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Land vacant 20 years to get self-service gas station

DeKALB – An unattended Mobil self-service gas station is coming to the site of a former station, left vacant for about 20 years after storage tanks leaked underground, requiring remediation.

Four fuel islands with 10 pumps will be included in the project at 1020 N. First St., as well as a small utility building for an employee who will manage the station, full video surveillance, fully landscaped perimeters and an ATM.

On Monday, Rockford-based Kelley Williamson Co. was granted a special use permit for the station, which will be on the southeast corner of First Street and Hillcrest Drive, across the street from an active Phillips 66 station and diagonally across from an abandoned station.

First Ward Alderman David Jacobson voted against granting the permit, which was recommended to the DeKalb City Council without opposition during a Planning and Zoning Commission hearing last month.

Jacobson said he’s concerned with what can be done with the abandoned gas station in the future.

“There’s no way that corner can support three gas stations on a residential street,” he said during Monday’s meeting. “Approval of this project would effectively and permanently blight the corner across the street, because other than a gas station, there’s nothing else you can do across that street.”

City Attorney Dean Frieders said tanks leaked underground at that site, too. He said the city is exploring solutions for the property, including working with the Illinois Environmental Protection Agency, the state fire marshal and an environmental consultant to land a grant to remediate the site.

“If that occurred, it would likely involve razing that site and eliminating the gas station there and fully remediating the soil,” Frieders said. “We’re working through the liability and ownership aspects of that.”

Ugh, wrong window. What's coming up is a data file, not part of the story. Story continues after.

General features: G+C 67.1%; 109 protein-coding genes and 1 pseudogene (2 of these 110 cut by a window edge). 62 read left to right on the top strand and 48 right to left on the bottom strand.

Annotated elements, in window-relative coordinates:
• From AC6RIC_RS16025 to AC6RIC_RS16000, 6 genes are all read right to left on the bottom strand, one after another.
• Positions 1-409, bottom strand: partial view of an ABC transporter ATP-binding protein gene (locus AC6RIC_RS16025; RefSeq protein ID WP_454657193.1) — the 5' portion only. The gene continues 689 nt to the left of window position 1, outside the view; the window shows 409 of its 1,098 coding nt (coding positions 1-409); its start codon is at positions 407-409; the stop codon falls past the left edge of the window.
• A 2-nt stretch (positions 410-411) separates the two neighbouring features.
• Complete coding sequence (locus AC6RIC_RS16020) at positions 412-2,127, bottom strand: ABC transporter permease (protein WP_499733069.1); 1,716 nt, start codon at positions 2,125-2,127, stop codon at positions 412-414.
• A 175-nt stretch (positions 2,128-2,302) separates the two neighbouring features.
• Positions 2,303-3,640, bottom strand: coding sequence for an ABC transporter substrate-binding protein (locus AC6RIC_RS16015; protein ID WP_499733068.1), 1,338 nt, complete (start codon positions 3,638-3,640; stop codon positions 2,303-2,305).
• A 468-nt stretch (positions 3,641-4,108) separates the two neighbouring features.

Second Ward Alderman Bill Finucane, whose ward the intersection is in, said remediation can be expensive.

“Once [IEPA] goes into action to determine how bad a site is polluted, they will determine remediation,” Finucane said. “I know of some sites that have had to remove all of the dirt in the area and replace it, which can get pricey.”

On the proposed self-service station site, the IEPA issued a letter indicating no further remediation is necessary after years of corrective efforts and testing.

A similar self-service station exists on Peace Road. Finucane said he has not heard of any problems of security or maintenance at that location.

“They’ve also got security cameras, and people can pull in at any time, day or night, and use their credit card to get fuel,” Finucane said. “Stations like this have popped up in Chicago, and there’s also one in Waterman, but I’m not aware of any issues there either.”

Finucane said that he welcomes the new revenue generator.

“There have been other sites that were gas stations at one time but have been put to other uses, so I welcome someone else willing to invest in the community,” Finucane said. “That’s always a good thing.”

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